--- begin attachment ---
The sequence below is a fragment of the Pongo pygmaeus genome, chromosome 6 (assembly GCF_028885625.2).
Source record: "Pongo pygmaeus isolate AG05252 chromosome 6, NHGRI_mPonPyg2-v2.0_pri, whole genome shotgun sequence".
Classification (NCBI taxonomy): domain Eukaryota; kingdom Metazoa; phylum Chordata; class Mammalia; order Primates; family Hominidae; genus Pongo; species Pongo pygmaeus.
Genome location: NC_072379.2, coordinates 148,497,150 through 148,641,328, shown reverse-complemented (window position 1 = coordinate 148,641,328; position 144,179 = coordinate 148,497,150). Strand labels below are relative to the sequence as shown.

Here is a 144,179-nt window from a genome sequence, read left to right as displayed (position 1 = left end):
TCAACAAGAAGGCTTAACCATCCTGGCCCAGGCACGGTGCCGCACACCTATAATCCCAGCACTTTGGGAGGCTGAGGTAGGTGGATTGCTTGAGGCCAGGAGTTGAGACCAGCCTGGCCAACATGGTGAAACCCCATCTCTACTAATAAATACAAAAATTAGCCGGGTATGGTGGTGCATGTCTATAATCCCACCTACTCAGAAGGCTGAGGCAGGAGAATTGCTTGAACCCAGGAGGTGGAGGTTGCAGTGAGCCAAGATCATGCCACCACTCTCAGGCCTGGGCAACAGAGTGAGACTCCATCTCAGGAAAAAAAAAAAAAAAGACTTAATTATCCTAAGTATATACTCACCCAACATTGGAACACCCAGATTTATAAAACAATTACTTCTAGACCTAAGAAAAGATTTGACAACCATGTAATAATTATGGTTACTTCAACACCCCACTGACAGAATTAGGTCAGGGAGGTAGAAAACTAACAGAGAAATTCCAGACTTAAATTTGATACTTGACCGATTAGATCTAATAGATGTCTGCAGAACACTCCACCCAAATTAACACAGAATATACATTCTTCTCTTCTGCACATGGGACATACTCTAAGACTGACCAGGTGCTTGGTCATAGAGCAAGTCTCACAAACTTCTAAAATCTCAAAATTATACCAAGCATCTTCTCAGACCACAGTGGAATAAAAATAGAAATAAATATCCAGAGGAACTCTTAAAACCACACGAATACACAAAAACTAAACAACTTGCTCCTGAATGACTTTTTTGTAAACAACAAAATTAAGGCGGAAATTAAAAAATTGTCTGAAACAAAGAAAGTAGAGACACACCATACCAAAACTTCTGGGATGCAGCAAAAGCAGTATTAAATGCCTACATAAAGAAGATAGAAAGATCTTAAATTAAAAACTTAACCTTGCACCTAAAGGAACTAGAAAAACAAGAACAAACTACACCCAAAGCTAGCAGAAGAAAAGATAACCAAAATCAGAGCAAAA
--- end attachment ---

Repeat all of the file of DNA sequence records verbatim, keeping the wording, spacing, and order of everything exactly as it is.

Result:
The sequence below is a fragment of the Pongo pygmaeus genome, chromosome 6 (assembly GCF_028885625.2).
Source record: "Pongo pygmaeus isolate AG05252 chromosome 6, NHGRI_mPonPyg2-v2.0_pri, whole genome shotgun sequence".
Classification (NCBI taxonomy): domain Eukaryota; kingdom Metazoa; phylum Chordata; class Mammalia; order Primates; family Hominidae; genus Pongo; species Pongo pygmaeus.
Genome location: NC_072379.2, coordinates 148,497,150 through 148,641,328, shown reverse-complemented (window position 1 = coordinate 148,641,328; position 144,179 = coordinate 148,497,150). Strand labels below are relative to the sequence as shown.

Here is a 144,179-nt window from a genome sequence, read left to right as displayed (position 1 = left end):
TCAACAAGAAGGCTTAACCATCCTGGCCCAGGCACGGTGCCGCACACCTATAATCCCAGCACTTTGGGAGGCTGAGGTAGGTGGATTGCTTGAGGCCAGGAGTTGAGACCAGCCTGGCCAACATGGTGAAACCCCATCTCTACTAATAAATACAAAAATTAGCCGGGTATGGTGGTGCATGTCTATAATCCCACCTACTCAGAAGGCTGAGGCAGGAGAATTGCTTGAACCCAGGAGGTGGAGGTTGCAGTGAGCCAAGATCATGCCACCACTCTCAGGCCTGGGCAACAGAGTGAGACTCCATCTCAGGAAAAAAAAAAAAAAAGACTTAATTATCCTAAGTATATACTCACCCAACATTGGAACACCCAGATTTATAAAACAATTACTTCTAGACCTAAGAAAAGATTTGACAACCATGTAATAATTATGGTTACTTCAACACCCCACTGACAGAATTAGGTCAGGGAGGTAGAAAACTAACAGAGAAATTCCAGACTTAAATTTGATACTTGACCGATTAGATCTAATAGATGTCTGCAGAACACTCCACCCAAATTAACACAGAATATACATTCTTCTCTTCTGCACATGGGACATACTCTAAGACTGACCAGGTGCTTGGTCATAGAGCAAGTCTCACAAACTTCTAAAATCTCAAAATTATACCAAGCATCTTCTCAGACCACAGTGGAATAAAAATAGAAATAAATATCCAGAGGAACTCTTAAAACCACACGAATACACAAAAACTAAACAACTTGCTCCTGAATGACTTTTTTGTAAACAACAAAATTAAGGCGGAAATTAAAAAATTGTCTGAAACAAAGAAAGTAGAGACACACCATACCAAAACTTCTGGGATGCAGCAAAAGCAGTATTAAATGCCTACATAAAGAAGATAGAAAGATCTTAAATTAAAAACTTAACCTTGCACCTAAAGGAACTAGAAAAACAAGAACAAACTACACCCAAAGCTAGCAGAAGAAAAGATAACCAAAATCAGAGCAAAA